RICHMOND, VA., December 5, 1862.
General JOSEPH E. JOHNSTON,
Pemberton telegraphed yesterday from Grenada. His force, 21,000, at Yalabusha River. Near by the enemy, 60,000, extending from his rear to Wolf River. Daily skirmishing with rear guard, and with troops on Mississippi River, on his right. The word in cipher can be explained by one of General Bragg's signal officers. The President has not the cipher you refer to. If it is a dictionary cipher, please let me know the particular edition of the dictionary you have, that copies of the same may be obtained here, if possible, to work by.
Adjutant and Inspector General.
HDQRS. DEPT. OF MISSISSIPPI, EAST LOUISIANA, &C., Grenada, Miss., December 5, 1862.
General JOSEPH E. JOHNSTON,
Commanding, &c., Chattanooga, Tenn.:
GENERAL: Your telegram of the 4th instant reached me at a late hour last night, and a brief message was forwarded in reply, indicating my present position. The large re-enforcements received by the enemy in West Tennessee within the last few weeks, and his concentration of forces to the amount, I believe, of not less than 60,000 at La Grange, Grand Junction, and other points between my position on Tallahatchie and his base, rendered it more than doubtful whether I should be able to hold so long a line with the very small force at my disposal. I was aware also that a considerable force (not much less than my own) had been landed on the east bank of the Mississippi River, at Friar's Point and Delta. About the 27th November, the enemy commenced a simultaneous movement of his armies in my front and from the Mississippi River, threatening my rear. Gunboats and transports loaded with troops were also reported descending the river toward Vicksburg, and a demonstration from below was made at the same time against Port Hudson, on the successful holding of which point, together with Vicksburg's defenses, depends the navigation of the Mississippi River. Port Hudson is an isolated position, not naturally strong by its land approaches, and at any time open to attack from below. It is by this time strongly intrenched, and garrisoned by about 5,500 effectives. Port Hudson is distant 58 miles from the railroad dept at Tangipahoa. These troops are not available on a sudden emergency for any other point, nor can it be readily re-enforced. Vicksburg is strongly intrenched, and about 6,000 of all arms are held in immediate vicinity for its defense.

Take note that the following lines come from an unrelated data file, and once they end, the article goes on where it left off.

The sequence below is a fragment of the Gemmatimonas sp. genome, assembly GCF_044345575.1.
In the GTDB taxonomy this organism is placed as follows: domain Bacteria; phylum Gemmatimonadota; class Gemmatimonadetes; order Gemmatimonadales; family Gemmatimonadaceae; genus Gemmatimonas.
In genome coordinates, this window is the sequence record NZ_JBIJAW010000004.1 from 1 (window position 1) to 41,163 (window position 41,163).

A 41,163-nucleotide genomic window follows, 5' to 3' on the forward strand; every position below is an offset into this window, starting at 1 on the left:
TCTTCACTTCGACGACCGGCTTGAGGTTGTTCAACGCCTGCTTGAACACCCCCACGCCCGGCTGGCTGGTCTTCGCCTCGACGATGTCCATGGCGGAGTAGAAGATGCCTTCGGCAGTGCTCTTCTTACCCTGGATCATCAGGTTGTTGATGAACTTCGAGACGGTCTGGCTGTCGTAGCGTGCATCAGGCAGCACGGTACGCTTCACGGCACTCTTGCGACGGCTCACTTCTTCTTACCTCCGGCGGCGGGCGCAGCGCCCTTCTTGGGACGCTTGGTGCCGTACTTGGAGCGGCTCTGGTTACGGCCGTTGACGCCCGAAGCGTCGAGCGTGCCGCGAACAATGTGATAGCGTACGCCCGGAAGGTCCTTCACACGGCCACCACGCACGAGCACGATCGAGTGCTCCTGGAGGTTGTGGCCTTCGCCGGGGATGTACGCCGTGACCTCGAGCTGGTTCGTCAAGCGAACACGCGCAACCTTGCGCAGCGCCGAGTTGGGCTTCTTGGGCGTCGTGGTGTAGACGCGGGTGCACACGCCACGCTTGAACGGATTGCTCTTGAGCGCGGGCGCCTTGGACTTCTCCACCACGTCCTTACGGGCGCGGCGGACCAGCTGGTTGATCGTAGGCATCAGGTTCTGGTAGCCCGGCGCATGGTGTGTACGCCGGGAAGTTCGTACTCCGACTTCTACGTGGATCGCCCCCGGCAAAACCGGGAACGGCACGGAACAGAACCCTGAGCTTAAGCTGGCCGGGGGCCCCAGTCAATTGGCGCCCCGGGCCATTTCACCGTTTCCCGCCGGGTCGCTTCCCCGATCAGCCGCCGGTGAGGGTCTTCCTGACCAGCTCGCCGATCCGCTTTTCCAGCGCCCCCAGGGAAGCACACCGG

My army on the Tallahatchie, including artillery and cavalry, numbered about 22,000 effectives, most of the cavalry being in advance and covering both flanks. Under the circumstances narrated above, I determined to withdraw from the Tallahatchie and to establish my line behind the Yalabusha River. The movement was commenced on the morning of the 1st of December, the advance guard or a reconnoitering party of the enemy, consisting of five regiments of infantry, two of cavalry, and two field batteries, having advanced to skirmishing distance from our advanced works. By the gross misconduct of the authorities of the Mississippi Central Railroad, and the positive disobedience by them of my orders, a small amount of public property, say 300 rounds field ammunition, a few tents, &c., were burned before leaving. The